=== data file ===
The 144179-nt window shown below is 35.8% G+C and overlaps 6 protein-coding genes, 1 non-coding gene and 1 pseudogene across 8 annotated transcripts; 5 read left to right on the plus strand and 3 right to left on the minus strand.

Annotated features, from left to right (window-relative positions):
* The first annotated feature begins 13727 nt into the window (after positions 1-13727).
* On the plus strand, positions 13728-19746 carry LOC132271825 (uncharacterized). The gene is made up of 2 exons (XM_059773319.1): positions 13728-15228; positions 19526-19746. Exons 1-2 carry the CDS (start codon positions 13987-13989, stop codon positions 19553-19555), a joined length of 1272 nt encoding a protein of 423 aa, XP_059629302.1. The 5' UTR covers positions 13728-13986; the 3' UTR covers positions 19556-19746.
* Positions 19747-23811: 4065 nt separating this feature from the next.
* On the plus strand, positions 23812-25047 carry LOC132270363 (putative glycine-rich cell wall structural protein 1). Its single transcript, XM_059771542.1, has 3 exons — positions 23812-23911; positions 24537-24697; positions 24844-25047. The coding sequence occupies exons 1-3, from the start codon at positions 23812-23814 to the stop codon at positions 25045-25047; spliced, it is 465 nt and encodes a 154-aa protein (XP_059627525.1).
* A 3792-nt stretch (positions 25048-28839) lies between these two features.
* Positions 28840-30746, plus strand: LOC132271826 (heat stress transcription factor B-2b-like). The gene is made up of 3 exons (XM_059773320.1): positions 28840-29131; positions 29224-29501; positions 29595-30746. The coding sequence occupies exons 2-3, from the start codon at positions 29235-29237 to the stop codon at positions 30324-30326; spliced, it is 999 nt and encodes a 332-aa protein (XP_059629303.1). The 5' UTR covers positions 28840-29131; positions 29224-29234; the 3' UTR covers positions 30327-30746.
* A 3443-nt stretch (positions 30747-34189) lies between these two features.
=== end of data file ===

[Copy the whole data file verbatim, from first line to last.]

The 144179-nt window shown below is 35.8% G+C and overlaps 6 protein-coding genes, 1 non-coding gene and 1 pseudogene across 8 annotated transcripts; 5 read left to right on the plus strand and 3 right to left on the minus strand.

Annotated features, from left to right (window-relative positions):
* The first annotated feature begins 13727 nt into the window (after positions 1-13727).
* On the plus strand, positions 13728-19746 carry LOC132271825 (uncharacterized). The gene is made up of 2 exons (XM_059773319.1): positions 13728-15228; positions 19526-19746. Exons 1-2 carry the CDS (start codon positions 13987-13989, stop codon positions 19553-19555), a joined length of 1272 nt encoding a protein of 423 aa, XP_059629302.1. The 5' UTR covers positions 13728-13986; the 3' UTR covers positions 19556-19746.
* Positions 19747-23811: 4065 nt separating this feature from the next.
* On the plus strand, positions 23812-25047 carry LOC132270363 (putative glycine-rich cell wall structural protein 1). Its single transcript, XM_059771542.1, has 3 exons — positions 23812-23911; positions 24537-24697; positions 24844-25047. The coding sequence occupies exons 1-3, from the start codon at positions 23812-23814 to the stop codon at positions 25045-25047; spliced, it is 465 nt and encodes a 154-aa protein (XP_059627525.1).
* A 3792-nt stretch (positions 25048-28839) lies between these two features.
* Positions 28840-30746, plus strand: LOC132271826 (heat stress transcription factor B-2b-like). The gene is made up of 3 exons (XM_059773320.1): positions 28840-29131; positions 29224-29501; positions 29595-30746. The coding sequence occupies exons 2-3, from the start codon at positions 29235-29237 to the stop codon at positions 30324-30326; spliced, it is 999 nt and encodes a 332-aa protein (XP_059629303.1). The 5' UTR covers positions 28840-29131; positions 29224-29234; the 3' UTR covers positions 30327-30746.
* A 3443-nt stretch (positions 30747-34189) lies between these two features.